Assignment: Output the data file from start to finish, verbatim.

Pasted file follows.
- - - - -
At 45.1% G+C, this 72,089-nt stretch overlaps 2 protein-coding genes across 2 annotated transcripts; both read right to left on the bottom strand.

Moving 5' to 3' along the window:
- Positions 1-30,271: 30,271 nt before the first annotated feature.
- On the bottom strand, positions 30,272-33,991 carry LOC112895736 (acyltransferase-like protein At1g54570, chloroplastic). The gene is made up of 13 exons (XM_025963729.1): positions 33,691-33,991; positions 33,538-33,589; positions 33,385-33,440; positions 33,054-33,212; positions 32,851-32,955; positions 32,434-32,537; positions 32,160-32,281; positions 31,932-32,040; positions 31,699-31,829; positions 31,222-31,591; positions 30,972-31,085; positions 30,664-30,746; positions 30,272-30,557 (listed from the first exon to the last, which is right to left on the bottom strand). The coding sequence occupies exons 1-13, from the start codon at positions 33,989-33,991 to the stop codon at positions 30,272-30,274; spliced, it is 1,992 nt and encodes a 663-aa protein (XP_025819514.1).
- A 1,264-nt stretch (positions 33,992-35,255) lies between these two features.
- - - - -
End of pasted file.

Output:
At 45.1% G+C, this 72,089-nt stretch overlaps 2 protein-coding genes across 2 annotated transcripts; both read right to left on the bottom strand.

Moving 5' to 3' along the window:
- Positions 1-30,271: 30,271 nt before the first annotated feature.
- On the bottom strand, positions 30,272-33,991 carry LOC112895736 (acyltransferase-like protein At1g54570, chloroplastic). The gene is made up of 13 exons (XM_025963729.1): positions 33,691-33,991; positions 33,538-33,589; positions 33,385-33,440; positions 33,054-33,212; positions 32,851-32,955; positions 32,434-32,537; positions 32,160-32,281; positions 31,932-32,040; positions 31,699-31,829; positions 31,222-31,591; positions 30,972-31,085; positions 30,664-30,746; positions 30,272-30,557 (listed from the first exon to the last, which is right to left on the bottom strand). The coding sequence occupies exons 1-13, from the start codon at positions 33,989-33,991 to the stop codon at positions 30,272-30,274; spliced, it is 1,992 nt and encodes a 663-aa protein (XP_025819514.1).
- A 1,264-nt stretch (positions 33,992-35,255) lies between these two features.